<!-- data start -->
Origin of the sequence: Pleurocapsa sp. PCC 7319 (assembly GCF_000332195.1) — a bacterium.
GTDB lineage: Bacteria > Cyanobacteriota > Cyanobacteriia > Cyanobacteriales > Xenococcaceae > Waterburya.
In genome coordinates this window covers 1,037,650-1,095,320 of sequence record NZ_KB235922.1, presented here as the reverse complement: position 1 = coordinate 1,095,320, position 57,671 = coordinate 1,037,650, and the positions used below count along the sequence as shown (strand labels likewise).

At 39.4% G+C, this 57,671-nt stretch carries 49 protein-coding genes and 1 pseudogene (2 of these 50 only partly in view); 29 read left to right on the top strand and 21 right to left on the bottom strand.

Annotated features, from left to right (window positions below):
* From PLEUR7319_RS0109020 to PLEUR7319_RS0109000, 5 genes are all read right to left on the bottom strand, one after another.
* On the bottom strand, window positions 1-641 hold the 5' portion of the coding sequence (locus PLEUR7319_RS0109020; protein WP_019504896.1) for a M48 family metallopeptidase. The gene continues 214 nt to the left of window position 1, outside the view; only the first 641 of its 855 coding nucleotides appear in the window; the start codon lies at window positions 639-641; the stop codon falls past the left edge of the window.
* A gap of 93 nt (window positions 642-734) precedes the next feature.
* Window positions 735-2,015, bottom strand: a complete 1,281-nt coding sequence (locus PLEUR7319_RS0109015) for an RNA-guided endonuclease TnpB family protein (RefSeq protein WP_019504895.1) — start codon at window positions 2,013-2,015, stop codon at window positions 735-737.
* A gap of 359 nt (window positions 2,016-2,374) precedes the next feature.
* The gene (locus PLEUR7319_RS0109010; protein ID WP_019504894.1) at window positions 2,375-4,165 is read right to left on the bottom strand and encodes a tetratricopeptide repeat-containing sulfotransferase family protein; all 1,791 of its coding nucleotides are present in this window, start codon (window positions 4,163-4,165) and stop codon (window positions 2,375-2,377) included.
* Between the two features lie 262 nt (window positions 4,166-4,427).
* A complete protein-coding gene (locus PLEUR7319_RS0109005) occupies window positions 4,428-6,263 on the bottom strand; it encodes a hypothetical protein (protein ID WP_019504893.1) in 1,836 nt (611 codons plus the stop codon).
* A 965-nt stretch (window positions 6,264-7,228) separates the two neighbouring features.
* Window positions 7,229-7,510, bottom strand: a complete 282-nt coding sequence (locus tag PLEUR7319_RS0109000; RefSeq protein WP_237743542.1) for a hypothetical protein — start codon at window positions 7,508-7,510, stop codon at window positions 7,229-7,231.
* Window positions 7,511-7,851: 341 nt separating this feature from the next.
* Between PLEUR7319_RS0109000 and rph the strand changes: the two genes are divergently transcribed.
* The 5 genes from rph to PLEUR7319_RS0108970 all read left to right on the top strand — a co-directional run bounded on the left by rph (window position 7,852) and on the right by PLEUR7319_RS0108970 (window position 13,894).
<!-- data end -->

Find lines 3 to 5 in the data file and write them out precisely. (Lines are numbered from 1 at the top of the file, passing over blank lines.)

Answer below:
In genome coordinates this window covers 1,037,650-1,095,320 of sequence record NZ_KB235922.1, presented here as the reverse complement: position 1 = coordinate 1,095,320, position 57,671 = coordinate 1,037,650, and the positions used below count along the sequence as shown (strand labels likewise).

At 39.4% G+C, this 57,671-nt stretch carries 49 protein-coding genes and 1 pseudogene (2 of these 50 only partly in view); 29 read left to right on the top strand and 21 right to left on the bottom strand.

Annotated features, from left to right (window positions below):